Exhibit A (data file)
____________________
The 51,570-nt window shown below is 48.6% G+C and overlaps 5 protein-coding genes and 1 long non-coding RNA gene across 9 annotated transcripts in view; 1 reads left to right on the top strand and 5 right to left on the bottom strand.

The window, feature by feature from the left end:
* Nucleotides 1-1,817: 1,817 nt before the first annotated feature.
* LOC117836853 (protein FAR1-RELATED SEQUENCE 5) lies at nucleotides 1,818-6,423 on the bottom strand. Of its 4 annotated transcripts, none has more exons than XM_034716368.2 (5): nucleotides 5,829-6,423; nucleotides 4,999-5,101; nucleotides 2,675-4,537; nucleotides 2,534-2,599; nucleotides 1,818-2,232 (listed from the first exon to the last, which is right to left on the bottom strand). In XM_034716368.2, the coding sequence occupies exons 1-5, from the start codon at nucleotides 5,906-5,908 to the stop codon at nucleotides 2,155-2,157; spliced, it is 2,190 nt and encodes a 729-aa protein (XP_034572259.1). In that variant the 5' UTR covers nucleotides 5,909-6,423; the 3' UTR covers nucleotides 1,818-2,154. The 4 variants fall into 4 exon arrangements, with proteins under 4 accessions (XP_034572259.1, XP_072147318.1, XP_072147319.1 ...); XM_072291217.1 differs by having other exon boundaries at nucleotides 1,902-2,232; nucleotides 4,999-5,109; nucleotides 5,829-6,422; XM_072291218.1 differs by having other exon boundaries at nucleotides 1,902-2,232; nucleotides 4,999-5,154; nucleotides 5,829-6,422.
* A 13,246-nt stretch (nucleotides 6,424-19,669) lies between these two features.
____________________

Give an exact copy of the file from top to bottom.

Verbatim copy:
The 51,570-nt window shown below is 48.6% G+C and overlaps 5 protein-coding genes and 1 long non-coding RNA gene across 9 annotated transcripts in view; 1 reads left to right on the top strand and 5 right to left on the bottom strand.

The window, feature by feature from the left end:
* Nucleotides 1-1,817: 1,817 nt before the first annotated feature.
* LOC117836853 (protein FAR1-RELATED SEQUENCE 5) lies at nucleotides 1,818-6,423 on the bottom strand. Of its 4 annotated transcripts, none has more exons than XM_034716368.2 (5): nucleotides 5,829-6,423; nucleotides 4,999-5,101; nucleotides 2,675-4,537; nucleotides 2,534-2,599; nucleotides 1,818-2,232 (listed from the first exon to the last, which is right to left on the bottom strand). In XM_034716368.2, the coding sequence occupies exons 1-5, from the start codon at nucleotides 5,906-5,908 to the stop codon at nucleotides 2,155-2,157; spliced, it is 2,190 nt and encodes a 729-aa protein (XP_034572259.1). In that variant the 5' UTR covers nucleotides 5,909-6,423; the 3' UTR covers nucleotides 1,818-2,154. The 4 variants fall into 4 exon arrangements, with proteins under 4 accessions (XP_034572259.1, XP_072147318.1, XP_072147319.1 ...); XM_072291217.1 differs by having other exon boundaries at nucleotides 1,902-2,232; nucleotides 4,999-5,109; nucleotides 5,829-6,422; XM_072291218.1 differs by having other exon boundaries at nucleotides 1,902-2,232; nucleotides 4,999-5,154; nucleotides 5,829-6,422.
* A 13,246-nt stretch (nucleotides 6,424-19,669) lies between these two features.